Purple State of Mind

March 24, 2008

Did Jesus Christ ever have an erection? John Marks poses that question to his Christian friend Craig Detweiler in the film Purple State of Mind, which is showing in limited release and available on DVD (see www.purplestateofmind.com). As the title suggests, the film is about what happens when red-state and blue-state types mix it up. Marks and Detweiler were college roommates in 1982, the year Detweiler converted to Christianity and Marks, a cradle Presbyterian, turned into a religious skeptic. Both have since launched media careers—Detweiler as a filmmaker and theologian at Fuller Seminary, Marks as a writer and producer for 60 Minutes, now working independently. As one might expect, the film is snappily produced. It also has spectacular music and crisp editing that captures the friends’ vulnerability and humor.

What makes the film compelling is the honesty of the conversation. Marks asks Detweiler how Christians can avoid being blind to the suffering of the world, since they are keeping their noses in the Bible instead of surveying the particularity of the world. Detweiler shoots back that Marks’s refusal to grant Jesus lordship over his life means that he will have some other lord, since everybody has to serve somebody. Marks says that’s not true: one can create a personal set of beliefs without subscribing to any one faith.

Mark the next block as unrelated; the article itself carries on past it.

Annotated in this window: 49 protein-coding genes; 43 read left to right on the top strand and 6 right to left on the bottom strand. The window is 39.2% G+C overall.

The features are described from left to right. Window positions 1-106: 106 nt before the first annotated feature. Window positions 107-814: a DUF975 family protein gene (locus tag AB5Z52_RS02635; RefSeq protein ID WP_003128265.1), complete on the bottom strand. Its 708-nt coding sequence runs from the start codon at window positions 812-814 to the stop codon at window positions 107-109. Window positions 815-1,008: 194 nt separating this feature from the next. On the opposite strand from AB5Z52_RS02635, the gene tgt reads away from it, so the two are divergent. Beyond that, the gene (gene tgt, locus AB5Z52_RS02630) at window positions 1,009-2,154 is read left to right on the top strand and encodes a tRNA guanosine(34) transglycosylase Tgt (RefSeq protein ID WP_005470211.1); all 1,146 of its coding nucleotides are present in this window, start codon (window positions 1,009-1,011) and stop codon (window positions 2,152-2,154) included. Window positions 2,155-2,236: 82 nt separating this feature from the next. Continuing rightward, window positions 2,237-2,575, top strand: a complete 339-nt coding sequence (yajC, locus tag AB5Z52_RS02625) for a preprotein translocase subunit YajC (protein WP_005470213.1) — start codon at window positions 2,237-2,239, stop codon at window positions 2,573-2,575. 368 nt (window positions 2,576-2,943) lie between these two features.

Marks reminds Detweiler of an episode his friend had forgotten—when the new convert had told the new skeptic that “God doesn’t like artists—they ask too many questions.” Detweiler, embarrassed by this reminder of arrogance and struck by the irony that he is now an artist, apologizes.

There is emotional poignancy in these conversations, but also a certain sophomoricness. Detweiler is often too quick to grant the premises of Marks’s critical questions, agreeing, for example, that the church has been the cause of untold suffering and that Christians usually get politics wrong. Detweiler responds to these blanket judgments with more patience than perhaps they deserve. But the strength of the film is the way it is rooted in a friendship that has grown wiser with age. Would that more adults beyond their college years would have friendly, no-holds-barred conversations with those they disagree with.